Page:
In the buildup towards a depression, you probably spent years sleeping less than normal. During the critical
stage of a clinical depression, you probably will not be sleeping much if at all. Since it is during sleep
that the brain recovers, it should not come as a surprise that the huge sleep deficit must be compensated for with
unusual amounts of sleep. This does indeed happen. It can take several weeks or months for the body to crash
down, but when it does, you will feel as tired as you have never felt in your life. And you will start sleeping
like you have not slept since you were a baby: it is not unusual for people to spend several weeks sleeping
10, 12, or even 14 hours a day. Do not fight against it!
Your sleep will slowly go back to normal after this period. However, during the entire recovery you will
still sleep a bit more than the proverbial 7-8 hours. Again, it is crucial that you do not fight against
it. Furthermore, try as much as possible not to cut your sleep short: it is better to wake up naturally
rather than with an alarm clock. It is mainly for this reason that I strongly suggest that you go to
bed early every night.
Figure 6 shows how the recovery should progress as far as your maximum capacity is concerned: from an
initial state of practically nought, it will slowly start increasing. Also notice that the amount of
activity that you perform during the day must also slowly rise. You need to push your brain a little
so it continues recovering. As an analogy, think of physiotherapy on an injured limb: one needs to
slowly and progressively increase its activity, always careful not to go over the limit. The same
thing happens with the brain.
When you go to sleep at night, you should feel sufficiently tired, but not anxious. If you do not
sleep much, and feel stressed an unrested when you wake up, you have probably done too much activity
in the day before. However, do not fall for the opposite trap of doing too little. You have to
push your brain a bit, remember.
As the recovery progresses, you will feel not only that you can perform more concentration intensive
activities and during longer periods, but also that your subjective mood improves. At some point
you will be able to start working again, only for a couple of hours each day in the beginning, but
increasingly more until you can work full time again. Finally, your mood should start approaching
normality towards the later stages of the recovery: you should regain the feelings of fullness,
vibrancy, and what is sometimes called the elan vital.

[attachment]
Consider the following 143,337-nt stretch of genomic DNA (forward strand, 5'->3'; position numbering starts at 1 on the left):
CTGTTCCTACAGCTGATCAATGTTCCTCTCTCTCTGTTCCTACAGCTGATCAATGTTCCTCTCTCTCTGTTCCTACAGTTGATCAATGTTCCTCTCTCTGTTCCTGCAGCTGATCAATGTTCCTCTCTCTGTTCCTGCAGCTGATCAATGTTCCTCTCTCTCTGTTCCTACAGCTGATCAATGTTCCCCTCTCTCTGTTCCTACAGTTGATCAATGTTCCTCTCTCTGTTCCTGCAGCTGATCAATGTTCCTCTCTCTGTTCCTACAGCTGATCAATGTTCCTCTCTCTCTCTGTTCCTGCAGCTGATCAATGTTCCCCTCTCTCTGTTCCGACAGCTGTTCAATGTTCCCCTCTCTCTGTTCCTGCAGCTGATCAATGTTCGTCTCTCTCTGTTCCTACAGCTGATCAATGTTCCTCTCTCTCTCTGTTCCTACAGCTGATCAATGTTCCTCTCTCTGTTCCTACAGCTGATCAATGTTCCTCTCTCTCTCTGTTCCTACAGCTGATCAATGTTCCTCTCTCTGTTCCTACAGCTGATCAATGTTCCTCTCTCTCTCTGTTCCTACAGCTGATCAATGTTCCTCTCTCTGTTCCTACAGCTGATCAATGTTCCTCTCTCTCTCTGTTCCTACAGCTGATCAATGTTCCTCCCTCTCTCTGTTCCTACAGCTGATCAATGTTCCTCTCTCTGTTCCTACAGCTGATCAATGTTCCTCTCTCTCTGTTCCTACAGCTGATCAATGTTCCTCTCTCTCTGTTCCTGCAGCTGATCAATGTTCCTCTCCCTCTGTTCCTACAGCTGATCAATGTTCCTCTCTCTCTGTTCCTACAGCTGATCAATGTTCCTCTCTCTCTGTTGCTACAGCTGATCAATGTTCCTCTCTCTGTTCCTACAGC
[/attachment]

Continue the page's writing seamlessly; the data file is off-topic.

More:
Concerning physical activity, you will notice that the amount of time required for the body to
go back to normal slowly becomes shorter and shorter, as illustrated by Figure 3. You will also
feel that you can do more intense physical activity (such as walking faster) without
your heart racing abnormally. This means that towards the end you will be able to
increase the amount of physical activity, and even to start doing some gentle sports. Just be careful
not to start too early: if it affects your sleep, then cut down on the amount of sports.
Also, be sure to read Section 3 of Part II before you decide to start exercising again.
One last note: towards the final period of recovery, small amounts of adrenaline will make you feel
really good, as if you were "as good as new". Do make sure that you are not fooled by this. Have
your doctor measure your blood pressure to make sure it is really normal. Also, spend a few days
trying to crash down: avoid major intellectual activities or any physical exercise. If
you do not get the nasty side effects of a crash down, then the feeling good was
genuine and there was not too much adrenaline on your system. At last, remember that you are
supposed to continue taking your medication for a while even after you think you are cured.
Beware that if you stop the treatment before you have reached your maximum normal capacity, there is
the danger of a relapse some years down the road.
| ====== _____/
Figure 6: As the recovery progresses, the maximum capacity ("=") will increase,
and should be accompanied by corresponding increases of the daily activity ("-"). Be careful
not go over your limits!
The moral of the story is fairly straightforward: depression is a physical illness which should
be taken seriously and be treated as soon as the first symptoms arise. Like most other ailments,
it feeds on ignorance and complacency, which is all the more tragic if one considers that we
have the medical knowledge and the means to make it a thing of the past. Humanity has been
tormented too much already.
 Wikipedia: Dualism (philosophy of mind)
 Wikipedia: Cirrhosis
 Taming Stress
 Wikipedia: Stress (medicine)
 Wikipedia: Fight-or-flight response
 Neurogenesis in the Human Brain: Fact or Fiction?
 Stress and the Immune System
 Sleep Paralysis Page
 NIMH: Depression
 Wikipedia: Selective serotonin reuptake inhibitor
 NIMH: Bipolar Disorder